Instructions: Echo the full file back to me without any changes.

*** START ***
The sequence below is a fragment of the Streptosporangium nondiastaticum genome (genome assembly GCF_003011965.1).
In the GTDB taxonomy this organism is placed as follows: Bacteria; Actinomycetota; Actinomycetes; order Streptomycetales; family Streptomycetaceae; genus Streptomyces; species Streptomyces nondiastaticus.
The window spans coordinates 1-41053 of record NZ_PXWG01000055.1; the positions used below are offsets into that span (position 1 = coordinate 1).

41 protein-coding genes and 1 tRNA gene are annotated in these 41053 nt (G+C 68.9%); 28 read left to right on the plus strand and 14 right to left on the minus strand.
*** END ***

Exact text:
The sequence below is a fragment of the Streptosporangium nondiastaticum genome (genome assembly GCF_003011965.1).
In the GTDB taxonomy this organism is placed as follows: Bacteria; Actinomycetota; Actinomycetes; order Streptomycetales; family Streptomycetaceae; genus Streptomyces; species Streptomyces nondiastaticus.
The window spans coordinates 1-41053 of record NZ_PXWG01000055.1; the positions used below are offsets into that span (position 1 = coordinate 1).

41 protein-coding genes and 1 tRNA gene are annotated in these 41053 nt (G+C 68.9%); 28 read left to right on the plus strand and 14 right to left on the minus strand.